(Yeah)
Now that's realer than real-deal Holyfield
And now all you tradas and investas know how I feel 
Well, if it's good enough to get broke off a proper chunk
I'll take a small piece of some of that funky stuff

[Elon Musk and Reed Hastings]
It's like this and like that and like this and uh
It's like that and like this and like that and uh
It's like this and like that and like this and uh
Reed, creep to the mic like a phantom

[Reed Hastings]
Well I'm freakin', and I'm creepin', and I'm streamin'
But I damn near got caught, but my subscriber base keeps increasin'
Now it's time for me to make my impression felt
So sit back, relax, and strap on your seat belt
You never been on an on-demand ride like this befo'
With a producer who can program original stuff and control the maestro
At the same time with the dope rhyme that I kick
You know, and I know, I flow some ol' funky shtick
House of Cards adds to my collection, the selection
Symbolizes that Orange Is the New Black,
If ya do, ya have no clue
O' what me and my homey Elon Musk came to do

[Elon Musk and Reed Hastings]
It's like this and like that and like this and uh
It's like that and like this and like that and uh
It's like this, and we ain't got no love for those
So jus' chill, 'til the next episode

[Elon Musk]
Fallin' back on my Tesla with a hellified gangsta lean
Gettin' funky with a gigafactory like a' old batch o' collard greens
It's the capital E, oh yes, the fresh L-O-N
M-U-S-K, E-L-O-N, ya see
Showin' a lot o' charge when it's time to wreck a mic
Pimpin' tradas and clockin' a grip like my name was Dolomite
Yeah, and it don't quit
I think they in a mood for some "S" series kit
So Reed.
(What up, dog?)

We gotta give 'em what dey want
(What's that, "S" series?)

We gotta break 'em off somethin'
(Hell yeah)

And it's gotta be bumpin' (the road to Wall Street!)

[Reed Hastings]
It's where it takes place, so I'm a ask your attention
Streamin' like a boss but I ain't lynchin'
Droppin' the funky sub numbers that's makin' the tradas mumble
When I'm on the mic, it's like the competition, they all crumble
Try to get close, and you'll get smacked
My billionaire homey Elon Musk has got my back
Never let me slip, 'cause if I slip, then I'm slippin'
But if I got Arrested Development, then you know I'm straight trippin'
And I'm a continue to put the DVD delivery down, put the mack down
And if those short-sellers talk smack, I have ta' put the smack down
Yeah, and ya don't stop
I told you I'm just like a clock when I tick and I tock
But I'm never off, always on, 'til the break dawn
N-E-T-F-L-I-X, and the road they call Wall Street
Puttin' the programming together
Like my investa Icahn, no one can do it better

[Elon Musk and Reed Hastings]
Like this, that and this and uh
It's like that and like this and like that and uh
It's like this, and we ain't got no love for those
So jus' chill, 'til the next episode.

 

At the time of publication, Kass was short TSLA.

Prepare for the Next Minsky Moment

Originally published on Wednesday, May 28, at 7:58 a.m. EDT.



 

There are times when the market gives the impression it is fading into nothingness. Volume becomes very low, trading ranges become very small, volatility becomes very low. Also, there is very little change in market levels, and day-to-day fluctuations are minimal. Looking back at history, when that happens, it is almost always a sign of a market high point.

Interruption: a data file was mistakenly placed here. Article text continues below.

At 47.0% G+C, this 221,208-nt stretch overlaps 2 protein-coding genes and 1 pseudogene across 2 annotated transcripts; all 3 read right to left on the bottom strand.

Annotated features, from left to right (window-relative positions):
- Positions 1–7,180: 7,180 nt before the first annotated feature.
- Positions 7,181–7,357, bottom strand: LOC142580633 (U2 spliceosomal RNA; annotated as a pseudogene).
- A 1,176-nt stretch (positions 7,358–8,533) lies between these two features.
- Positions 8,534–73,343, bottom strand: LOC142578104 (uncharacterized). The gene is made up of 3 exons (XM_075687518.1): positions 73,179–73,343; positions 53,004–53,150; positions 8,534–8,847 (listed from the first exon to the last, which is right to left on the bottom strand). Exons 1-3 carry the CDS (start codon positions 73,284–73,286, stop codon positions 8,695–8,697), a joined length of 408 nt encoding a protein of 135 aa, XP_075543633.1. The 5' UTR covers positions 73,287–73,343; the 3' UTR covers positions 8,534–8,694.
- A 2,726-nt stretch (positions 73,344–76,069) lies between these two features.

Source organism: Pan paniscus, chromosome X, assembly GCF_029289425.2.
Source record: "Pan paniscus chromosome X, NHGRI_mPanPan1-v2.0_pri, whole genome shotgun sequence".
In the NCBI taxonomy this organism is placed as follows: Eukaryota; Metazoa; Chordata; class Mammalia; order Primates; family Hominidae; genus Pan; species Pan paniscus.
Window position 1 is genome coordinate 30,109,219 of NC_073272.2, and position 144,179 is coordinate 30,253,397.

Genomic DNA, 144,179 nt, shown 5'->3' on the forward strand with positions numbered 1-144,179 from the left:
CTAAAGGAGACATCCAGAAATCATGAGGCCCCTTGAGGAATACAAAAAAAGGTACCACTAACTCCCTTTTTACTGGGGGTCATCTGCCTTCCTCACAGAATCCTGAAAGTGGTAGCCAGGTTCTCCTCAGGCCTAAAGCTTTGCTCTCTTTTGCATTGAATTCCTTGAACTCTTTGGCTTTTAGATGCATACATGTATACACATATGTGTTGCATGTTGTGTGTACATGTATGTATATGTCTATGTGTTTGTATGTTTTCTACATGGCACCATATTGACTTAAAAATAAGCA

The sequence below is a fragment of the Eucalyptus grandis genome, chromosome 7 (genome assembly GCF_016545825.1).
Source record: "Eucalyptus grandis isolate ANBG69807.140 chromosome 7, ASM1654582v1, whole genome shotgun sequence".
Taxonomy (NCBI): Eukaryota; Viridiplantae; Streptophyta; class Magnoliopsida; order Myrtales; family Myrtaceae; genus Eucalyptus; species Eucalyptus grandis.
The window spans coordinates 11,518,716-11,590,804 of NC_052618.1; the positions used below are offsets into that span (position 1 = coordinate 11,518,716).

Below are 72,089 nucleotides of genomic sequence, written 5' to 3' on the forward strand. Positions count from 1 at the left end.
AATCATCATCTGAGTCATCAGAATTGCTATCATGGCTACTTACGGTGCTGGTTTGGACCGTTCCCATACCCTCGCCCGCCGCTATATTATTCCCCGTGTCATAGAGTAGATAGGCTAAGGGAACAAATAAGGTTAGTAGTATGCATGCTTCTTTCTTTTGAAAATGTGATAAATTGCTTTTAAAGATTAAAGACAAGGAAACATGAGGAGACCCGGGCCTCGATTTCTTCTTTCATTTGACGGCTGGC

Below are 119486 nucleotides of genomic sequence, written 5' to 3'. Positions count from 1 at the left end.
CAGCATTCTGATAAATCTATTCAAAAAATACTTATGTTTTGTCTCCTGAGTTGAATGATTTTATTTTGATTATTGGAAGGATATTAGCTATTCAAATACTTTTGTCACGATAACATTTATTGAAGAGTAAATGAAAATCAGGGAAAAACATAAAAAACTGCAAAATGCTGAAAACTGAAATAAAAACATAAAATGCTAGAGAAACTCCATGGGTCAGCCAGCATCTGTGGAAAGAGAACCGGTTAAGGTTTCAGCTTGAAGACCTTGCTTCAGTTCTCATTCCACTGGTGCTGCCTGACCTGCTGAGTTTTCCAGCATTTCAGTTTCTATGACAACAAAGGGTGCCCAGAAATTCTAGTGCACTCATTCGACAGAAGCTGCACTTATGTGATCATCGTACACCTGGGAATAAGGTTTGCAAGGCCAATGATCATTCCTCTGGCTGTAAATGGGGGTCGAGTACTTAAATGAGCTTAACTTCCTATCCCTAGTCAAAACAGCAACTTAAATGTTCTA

-- Dick Arms

For over five years, the Fed and other central bankers around the world have backstopped markets with nearly free money and through quantitative easing.

The U.S. stock market has benefited from accommodative monetary policy, and the S&P 500 has tripled since the generational bottom of March 2009.

To some degree, central bankers' efforts have prevented natural price discovery in many asset classes, and their actions have caused investors to lower their guard, adopting something of a false sense of security that the market downside is limited.

Optimism, Complacency

Fueled by new highs and easy money, market observers are now growing more optimistic. Sentiment measures are at or are approaching five-year highs.

But consensus views are often notoriously wrong-footed. As an example, find me the forecaster who called for a 2.50% yield on the 10-year U.S. note and 1905 on the S&P 500 this year, and you would have found a liar.

Over history, a Minsky moment -- that is, market turmoil following an extended period of speculation and/or unsustainable growth -- sometimes occurs when complacency sets in, as stability is often the prelude to instability.

Particularly worrisome is that we might have entered one of the great bull markets in complacency, with enthusiasm rapidly building (as it typically does in a maturing and eventually vulnerable stock market cycle).

Past Is Forgotten

Regardless of the direction of the news flow of fundamental economic or corporate profit data, the markets have moved ever higher over the past few weeks.

Furthermore:

  • The VIX and other fear gauges have dropped consistently.
  • The Investors Intelligence bull/bear spread has rapidly expanded.
  • IPO activity is back.
  • M&A activity is soaring -- the number of deals worth $10 billion or more are higher than both 2000 and 2007.
  • Share repurchases have accelerated -- again, thanks to easy money and the funding of equity buybacks by bond borrowings).